2.  
    Reduce surgical fees.
     
    Although all three participant groups emphasized the importance of outreach screening to bring in new patients, currently only about one-third of patients identified through cataract screening in rural China ultimately accept surgery. 36 Participants in the present study suggested that reducing fees may promote surgical acceptance, a view supported by other studies in the area. 19,26 One such report found that lowering the cataract surgical fee by 30% resulted in a 61% increase in surgical uptake. 26 The problem of high surgical fees may be especially important in the 28 counties represented in the present study, which have a median per capita rural income lower than that of Guangdong Province. It is significant in this respect that hospital administrators expressed resistance to the idea of reducing surgical fees, suggesting that their views may be a significant barrier to this strategy for increasing surgical uptake. Quantitative studies on the elasticity of demand for cataract surgery in rural China could shed more light on the likely effectiveness of such strategies.
  3.  
    Provide OR and perioperative training for nurses.
     
    Our results suggest that nurses could benefit from additional training in three specific areas: OR tasks, basic clinical assessment (e.g., visual acuity measurement), and patient education. Both doctors and nurses themselves expressed doubts about nurses' current abilities in these key areas. It is also important to note that nurses themselves did not rate their training highly as a means to improve surgical outcomes, a potential barrier to their receiving these opportunities. Although few studies have investigated the role of ophthalmic OR nurses in developing countries, a study of scrub nurses in the United Kingdom found that for complicated cataract surgical cases, patients operated with more experienced scrub nurses in attendance were less likely to have secondary complications. 37 Providing nurses with training and hands-on experience in tasks, such as ensuring patient safety and indentifying and responding to intraoperative complications, may improve the outcomes of cataract surgery in rural Chinese hospitals.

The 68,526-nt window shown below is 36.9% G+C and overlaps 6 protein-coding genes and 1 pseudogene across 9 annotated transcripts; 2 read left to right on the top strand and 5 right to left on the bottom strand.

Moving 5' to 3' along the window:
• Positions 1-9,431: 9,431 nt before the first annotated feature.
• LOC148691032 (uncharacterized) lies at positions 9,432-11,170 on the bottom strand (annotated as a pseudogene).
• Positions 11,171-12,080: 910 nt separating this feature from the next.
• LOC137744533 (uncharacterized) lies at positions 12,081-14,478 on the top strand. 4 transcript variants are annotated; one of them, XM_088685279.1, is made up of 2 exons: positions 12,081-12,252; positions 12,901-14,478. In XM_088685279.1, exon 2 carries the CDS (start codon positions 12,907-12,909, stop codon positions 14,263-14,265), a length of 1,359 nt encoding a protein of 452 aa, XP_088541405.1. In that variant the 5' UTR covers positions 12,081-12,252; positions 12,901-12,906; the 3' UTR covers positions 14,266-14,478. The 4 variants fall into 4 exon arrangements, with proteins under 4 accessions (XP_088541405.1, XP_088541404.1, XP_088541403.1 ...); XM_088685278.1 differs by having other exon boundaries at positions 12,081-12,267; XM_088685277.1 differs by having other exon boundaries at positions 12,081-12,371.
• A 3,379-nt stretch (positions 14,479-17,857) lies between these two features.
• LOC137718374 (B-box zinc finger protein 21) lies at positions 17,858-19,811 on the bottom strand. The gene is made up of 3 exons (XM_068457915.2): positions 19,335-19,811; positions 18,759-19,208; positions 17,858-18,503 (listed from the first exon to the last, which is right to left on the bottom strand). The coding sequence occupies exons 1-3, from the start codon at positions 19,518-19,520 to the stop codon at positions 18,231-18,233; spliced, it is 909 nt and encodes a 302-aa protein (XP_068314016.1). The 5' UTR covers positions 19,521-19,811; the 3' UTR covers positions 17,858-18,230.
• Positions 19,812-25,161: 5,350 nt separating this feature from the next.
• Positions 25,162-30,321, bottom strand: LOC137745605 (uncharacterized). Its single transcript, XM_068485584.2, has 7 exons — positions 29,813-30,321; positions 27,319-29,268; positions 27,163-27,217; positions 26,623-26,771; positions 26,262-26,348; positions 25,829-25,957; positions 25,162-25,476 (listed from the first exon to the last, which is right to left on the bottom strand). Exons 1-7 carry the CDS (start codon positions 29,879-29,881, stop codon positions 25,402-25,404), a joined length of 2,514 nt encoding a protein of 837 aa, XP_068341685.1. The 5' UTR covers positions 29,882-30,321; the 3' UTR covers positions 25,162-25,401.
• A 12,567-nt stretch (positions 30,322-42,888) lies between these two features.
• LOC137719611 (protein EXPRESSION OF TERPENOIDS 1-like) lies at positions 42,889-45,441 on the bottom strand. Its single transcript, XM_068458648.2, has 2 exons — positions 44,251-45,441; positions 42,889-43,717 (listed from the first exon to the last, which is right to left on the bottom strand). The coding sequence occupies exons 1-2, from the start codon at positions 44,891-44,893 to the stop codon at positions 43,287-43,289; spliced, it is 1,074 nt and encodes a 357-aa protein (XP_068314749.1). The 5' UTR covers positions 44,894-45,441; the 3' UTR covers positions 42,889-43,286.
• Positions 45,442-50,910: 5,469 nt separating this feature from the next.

4.  
    Improve and expand training for surgeons.
     
    Although doctors generally praised the quality of current surgery training programs provided by ZOC, they highlighted weaknesses, such as a steep learning curve for doctors without basic surgery skills and lack of hands-on opportunities. We have reported relatively high rates of posterior capsular rupture during training of rural doctors, 38 and have found that some 50 independent cases during training may be necessary before trainees become comfortable with the most difficult steps of surgery. 39 Selective enrollment of doctors into training programs may be one way to overcome this challenge; however, given the fact that many rural Chinese hospitals have only one to two ophthalmologists, training programs suitable for ophthalmologists with varying backgrounds will need to be developed, or the choice of partner hospitals conditioned on availability of surgeons with acceptable basic skills. As doctors themselves highlighted, training will need to include management of surgical complications and recognition and management of ocular comorbidities. One report in this region identified glaucoma or suspicion of glaucoma in nearly 20% of cataract-operated eyes. 24 Expanding current training curricula for surgeons to include more complex diseases, such as glaucoma and diabetic retinopathy, can increase the efficiency of current case finding efforts and improve cataract surgical outcomes.